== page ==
The rising European current account surpluses, however, are an expression of a new period of global imbalances. But austerity and the resulting trade surpluses - e.g. in Italy - were necessary to eliminate the fear factor in financial markets that could find repercussions in the real economy. On the other side, lower spending does not point to a fundamental recovery of Southern Europe at all.
Shrinking Difference between China's Retail Sales and Industrial Production Points to Future Imbalances
The following is measurement often used by Goldman's Jim O'Neill. It describes the relationship between growth of retail sales and industrial production. Industrial production stands for the demand of the global economy for (cheap) Chinese goods and retail sales for local Chinese consumption.
The higher the difference between growth of industrial production and retail sales, the higher are the global imbalances. Since the financial crisis retail sales is rising more quickly, the crisis reduced global imbalances.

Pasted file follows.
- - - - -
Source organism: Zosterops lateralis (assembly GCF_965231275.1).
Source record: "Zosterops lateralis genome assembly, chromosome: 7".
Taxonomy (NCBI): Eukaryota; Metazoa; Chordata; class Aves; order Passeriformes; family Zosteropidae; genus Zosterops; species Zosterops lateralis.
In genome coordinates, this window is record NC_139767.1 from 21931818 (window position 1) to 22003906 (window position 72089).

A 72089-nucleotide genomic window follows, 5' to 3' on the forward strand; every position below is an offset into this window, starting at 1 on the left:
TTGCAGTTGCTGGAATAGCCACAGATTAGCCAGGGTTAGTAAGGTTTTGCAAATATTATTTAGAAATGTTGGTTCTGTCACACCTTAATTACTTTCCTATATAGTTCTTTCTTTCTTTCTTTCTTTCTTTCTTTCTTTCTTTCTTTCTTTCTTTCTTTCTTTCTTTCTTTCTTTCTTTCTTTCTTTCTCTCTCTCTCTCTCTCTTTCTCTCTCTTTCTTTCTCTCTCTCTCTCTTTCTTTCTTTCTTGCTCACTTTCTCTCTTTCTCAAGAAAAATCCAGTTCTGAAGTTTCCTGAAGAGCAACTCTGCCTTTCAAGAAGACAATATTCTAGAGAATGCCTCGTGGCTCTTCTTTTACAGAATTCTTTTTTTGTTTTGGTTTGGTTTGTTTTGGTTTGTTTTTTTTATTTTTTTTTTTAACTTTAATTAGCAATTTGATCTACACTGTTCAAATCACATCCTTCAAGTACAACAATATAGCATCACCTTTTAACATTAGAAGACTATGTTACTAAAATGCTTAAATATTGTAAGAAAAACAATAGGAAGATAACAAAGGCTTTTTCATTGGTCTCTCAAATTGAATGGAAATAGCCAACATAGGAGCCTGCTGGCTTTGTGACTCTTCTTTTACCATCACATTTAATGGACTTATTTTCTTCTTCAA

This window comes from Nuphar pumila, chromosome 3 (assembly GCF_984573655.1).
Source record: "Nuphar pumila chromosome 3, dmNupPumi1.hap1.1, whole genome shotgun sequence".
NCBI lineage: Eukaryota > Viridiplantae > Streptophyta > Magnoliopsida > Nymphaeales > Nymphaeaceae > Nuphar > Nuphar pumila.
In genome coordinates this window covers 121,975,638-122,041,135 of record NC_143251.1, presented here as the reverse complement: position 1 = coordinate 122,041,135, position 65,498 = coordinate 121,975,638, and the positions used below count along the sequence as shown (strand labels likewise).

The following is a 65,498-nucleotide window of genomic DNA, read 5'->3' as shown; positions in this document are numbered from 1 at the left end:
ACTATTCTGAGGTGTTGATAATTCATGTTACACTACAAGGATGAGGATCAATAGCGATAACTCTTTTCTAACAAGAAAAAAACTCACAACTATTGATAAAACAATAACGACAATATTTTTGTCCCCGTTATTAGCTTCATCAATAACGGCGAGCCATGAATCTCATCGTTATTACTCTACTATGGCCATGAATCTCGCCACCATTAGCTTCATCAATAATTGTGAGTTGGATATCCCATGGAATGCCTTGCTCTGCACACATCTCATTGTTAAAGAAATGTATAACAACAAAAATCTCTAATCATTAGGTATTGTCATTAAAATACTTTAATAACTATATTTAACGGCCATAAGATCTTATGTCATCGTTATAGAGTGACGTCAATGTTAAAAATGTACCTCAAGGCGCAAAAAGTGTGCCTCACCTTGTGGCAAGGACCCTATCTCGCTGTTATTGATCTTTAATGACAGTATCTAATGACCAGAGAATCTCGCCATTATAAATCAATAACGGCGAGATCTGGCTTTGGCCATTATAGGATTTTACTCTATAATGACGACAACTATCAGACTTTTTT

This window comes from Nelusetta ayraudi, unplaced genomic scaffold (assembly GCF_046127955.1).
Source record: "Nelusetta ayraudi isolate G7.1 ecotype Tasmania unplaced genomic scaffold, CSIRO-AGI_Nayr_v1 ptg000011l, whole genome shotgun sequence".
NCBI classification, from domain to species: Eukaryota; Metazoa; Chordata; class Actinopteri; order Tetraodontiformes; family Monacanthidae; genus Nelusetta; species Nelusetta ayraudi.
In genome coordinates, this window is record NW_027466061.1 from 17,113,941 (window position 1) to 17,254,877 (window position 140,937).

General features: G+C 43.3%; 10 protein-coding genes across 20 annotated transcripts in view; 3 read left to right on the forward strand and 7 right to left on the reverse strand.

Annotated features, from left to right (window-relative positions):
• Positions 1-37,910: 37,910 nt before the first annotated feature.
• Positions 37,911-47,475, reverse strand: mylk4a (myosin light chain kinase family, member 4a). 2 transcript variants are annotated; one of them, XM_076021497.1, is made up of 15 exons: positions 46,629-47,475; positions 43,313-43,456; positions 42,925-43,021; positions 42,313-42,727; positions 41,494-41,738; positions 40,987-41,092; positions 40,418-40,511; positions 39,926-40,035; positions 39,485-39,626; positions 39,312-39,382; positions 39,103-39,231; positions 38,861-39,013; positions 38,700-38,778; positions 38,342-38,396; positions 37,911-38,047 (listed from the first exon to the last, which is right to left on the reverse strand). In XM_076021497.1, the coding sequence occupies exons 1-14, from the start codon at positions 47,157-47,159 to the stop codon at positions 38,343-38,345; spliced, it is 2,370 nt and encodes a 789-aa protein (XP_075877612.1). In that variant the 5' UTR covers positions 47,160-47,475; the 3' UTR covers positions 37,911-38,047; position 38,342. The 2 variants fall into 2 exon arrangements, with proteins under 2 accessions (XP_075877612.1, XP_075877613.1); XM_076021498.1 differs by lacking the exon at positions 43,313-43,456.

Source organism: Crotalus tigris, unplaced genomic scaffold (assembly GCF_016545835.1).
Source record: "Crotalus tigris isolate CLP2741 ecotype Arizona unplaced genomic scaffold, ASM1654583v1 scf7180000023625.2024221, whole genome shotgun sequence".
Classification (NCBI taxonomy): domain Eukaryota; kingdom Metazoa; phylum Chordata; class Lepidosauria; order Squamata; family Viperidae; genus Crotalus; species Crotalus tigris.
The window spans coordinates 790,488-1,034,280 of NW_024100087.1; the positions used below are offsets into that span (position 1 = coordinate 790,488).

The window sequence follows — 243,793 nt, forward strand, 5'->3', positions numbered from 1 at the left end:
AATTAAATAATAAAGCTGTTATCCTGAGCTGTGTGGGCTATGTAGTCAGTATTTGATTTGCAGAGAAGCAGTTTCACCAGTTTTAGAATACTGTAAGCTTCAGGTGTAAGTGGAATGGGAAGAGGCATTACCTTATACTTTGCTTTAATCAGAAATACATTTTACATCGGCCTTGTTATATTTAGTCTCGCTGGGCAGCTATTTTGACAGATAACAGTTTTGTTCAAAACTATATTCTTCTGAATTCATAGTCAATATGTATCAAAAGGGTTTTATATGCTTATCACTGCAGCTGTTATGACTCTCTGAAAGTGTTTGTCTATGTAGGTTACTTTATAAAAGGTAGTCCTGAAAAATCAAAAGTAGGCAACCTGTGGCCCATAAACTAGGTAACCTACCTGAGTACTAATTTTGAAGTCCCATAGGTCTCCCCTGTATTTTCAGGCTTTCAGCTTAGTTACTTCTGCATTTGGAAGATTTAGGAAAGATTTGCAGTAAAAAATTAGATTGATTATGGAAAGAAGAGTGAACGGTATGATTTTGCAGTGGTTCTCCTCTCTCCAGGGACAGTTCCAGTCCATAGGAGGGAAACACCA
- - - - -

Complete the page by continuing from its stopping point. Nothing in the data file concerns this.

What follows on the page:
But in the recent months industrial production is increasing far more than retail sales. This might imply increasing global imbalances. The Chinese are spending less than previously but they are producing more for global customers.
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Chinese Retail Sales vs. Industrial Production: Based on Jim O'Neill Goldman Sachs
Chinese equities remain undervalued compared to other stock markets.
(click to enlarge) As opposed to some other emerging markets we do not see any Chinese structural weakness, the PPI shows that costs and wage increases are under control. We recommend large Chinese caps (FXI) or alternatively the Guggenheim China Small Cap ETF (HAO).
If global imbalances accentuate again then Chinese exporters will take profit on it and it will be time to increase the share of selected emerging markets again. If these imbalances diminish then the local consumer will become more interesting. A win-win game for Chinese stocks.